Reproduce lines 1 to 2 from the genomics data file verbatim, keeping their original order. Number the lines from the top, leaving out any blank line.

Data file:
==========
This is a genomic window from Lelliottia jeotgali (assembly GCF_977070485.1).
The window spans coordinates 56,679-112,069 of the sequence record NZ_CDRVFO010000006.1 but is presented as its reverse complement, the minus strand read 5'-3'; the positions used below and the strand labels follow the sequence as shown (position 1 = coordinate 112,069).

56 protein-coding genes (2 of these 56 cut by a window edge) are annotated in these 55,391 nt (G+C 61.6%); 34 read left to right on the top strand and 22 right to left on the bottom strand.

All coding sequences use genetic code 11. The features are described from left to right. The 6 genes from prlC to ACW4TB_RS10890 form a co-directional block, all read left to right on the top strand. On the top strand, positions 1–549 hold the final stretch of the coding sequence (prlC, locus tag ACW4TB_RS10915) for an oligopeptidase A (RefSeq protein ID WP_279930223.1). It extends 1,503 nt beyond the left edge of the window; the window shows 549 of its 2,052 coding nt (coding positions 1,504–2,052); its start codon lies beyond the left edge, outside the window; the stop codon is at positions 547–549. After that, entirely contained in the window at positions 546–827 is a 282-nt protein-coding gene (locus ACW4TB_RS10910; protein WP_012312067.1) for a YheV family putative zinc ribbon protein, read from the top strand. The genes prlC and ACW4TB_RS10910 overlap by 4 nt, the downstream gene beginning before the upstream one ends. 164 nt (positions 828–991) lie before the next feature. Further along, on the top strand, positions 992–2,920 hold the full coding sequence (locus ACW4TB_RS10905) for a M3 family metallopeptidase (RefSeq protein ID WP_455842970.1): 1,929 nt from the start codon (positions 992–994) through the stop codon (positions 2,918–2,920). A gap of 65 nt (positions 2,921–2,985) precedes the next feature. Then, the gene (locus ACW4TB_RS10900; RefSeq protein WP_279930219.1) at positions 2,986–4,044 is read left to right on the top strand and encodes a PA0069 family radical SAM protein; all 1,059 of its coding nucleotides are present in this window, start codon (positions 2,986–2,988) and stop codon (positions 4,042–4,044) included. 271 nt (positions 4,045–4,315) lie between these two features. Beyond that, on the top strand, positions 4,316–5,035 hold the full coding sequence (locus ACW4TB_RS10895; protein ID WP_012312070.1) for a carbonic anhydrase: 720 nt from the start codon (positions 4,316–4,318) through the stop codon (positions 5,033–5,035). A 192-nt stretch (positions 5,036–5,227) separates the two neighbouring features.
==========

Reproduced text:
This is a genomic window from Lelliottia jeotgali (assembly GCF_977070485.1).
The window spans coordinates 56,679-112,069 of the sequence record NZ_CDRVFO010000006.1 but is presented as its reverse complement, the minus strand read 5'-3'; the positions used below and the strand labels follow the sequence as shown (position 1 = coordinate 112,069).